Toward Assessing Business Ethics Education
Information Age Publishing
Publication date: November 2010
Digital Book format: PDF (Adobe DRM)
You save: $1.01 (3%)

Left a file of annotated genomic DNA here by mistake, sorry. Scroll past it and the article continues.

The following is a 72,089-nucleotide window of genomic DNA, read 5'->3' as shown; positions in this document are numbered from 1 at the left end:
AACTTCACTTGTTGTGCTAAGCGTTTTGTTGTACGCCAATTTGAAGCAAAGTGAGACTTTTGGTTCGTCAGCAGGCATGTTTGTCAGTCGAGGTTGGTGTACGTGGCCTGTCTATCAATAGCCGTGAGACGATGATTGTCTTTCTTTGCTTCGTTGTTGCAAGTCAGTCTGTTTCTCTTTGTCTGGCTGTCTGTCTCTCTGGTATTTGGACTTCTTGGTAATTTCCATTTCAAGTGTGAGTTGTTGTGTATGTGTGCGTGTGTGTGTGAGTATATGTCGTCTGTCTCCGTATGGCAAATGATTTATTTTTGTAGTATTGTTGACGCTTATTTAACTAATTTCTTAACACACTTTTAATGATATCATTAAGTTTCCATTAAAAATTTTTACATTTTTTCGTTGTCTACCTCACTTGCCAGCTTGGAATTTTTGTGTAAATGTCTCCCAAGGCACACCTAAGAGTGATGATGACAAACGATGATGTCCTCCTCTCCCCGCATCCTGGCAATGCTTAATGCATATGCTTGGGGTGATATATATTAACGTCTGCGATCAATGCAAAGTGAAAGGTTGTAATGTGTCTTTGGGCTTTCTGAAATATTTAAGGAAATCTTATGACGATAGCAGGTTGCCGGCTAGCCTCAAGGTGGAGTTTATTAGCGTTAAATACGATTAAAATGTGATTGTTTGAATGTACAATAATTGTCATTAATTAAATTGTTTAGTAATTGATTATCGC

A volume in Ethics in Practice Series Editors Robert A. Giacalone, Temple University and Carole L. Jurkiewicz, Louisiana State University Toward Assessing Business Ethics Education, edited by Diane L. Swanson and Dann G. Fisher of Kansas State University, is a sequel to their book Advancing Business Ethics Education in the Ethics in Practice IAP book series. The focus on assessment in this second book is a timely response to the urgent search among business schools for ways to teach and assess ethics at a time when the public's faith in corporations and business schools has been undermined greatly by the failure of both to respond to widespread corruption and scandals in the business sector. Although no one expects business education alone to resolve these problems, the distinguished scholars represented in this book advocate that business schools should at least do their part by exposing their students to decision models that incorporate ethical dimensions on behalf of corporate stakeholders and society at large. As the book's title conveys, it is then important to assess key learning objectives to insure that business students graduate knowing ethics fundamentals and armed with the ability to recognize ethical dilemmas and possible solutions during the course of their careers. This book will speak to all who are interested in accountability for business ethics education, especially business school deans, university administrators, faculty members, students, and prospective employers. This audience will find that the enterprise of assessing business ethics education is advanced in three ways. First, the book functions as a venue for distinguished scholars to share the innovative ways that they are assessing ethics coverage in courses and degree programs. Second, these authors identify what needs to be assessed and the means for doing so. Third, the book serves not only as a guide to assessment, but also as a platform for expanding and improving ethics coverage in business schools. Moreover, an important take away for readers is the provision of a simple formula, first advocated by Diane L. Swanson and William C. Frederick (University of Pittsburgh) in 2005, for delivering ethics education that minimizes assessment errors. By following this formula, business schools can provide assurances that ethics will not be assessed as being sufficient when it is woefully inadequate or even missing in the curriculum and that it cannot be distorted, diluted, or trivialized by uninformed coverage and still pass inspection. Avoiding these assessment errors is critical in an educational environment in which weak accrediting standards for ethics go hand in hand with spotty, uniformed coverage that would not be tolerated for other business disciplines.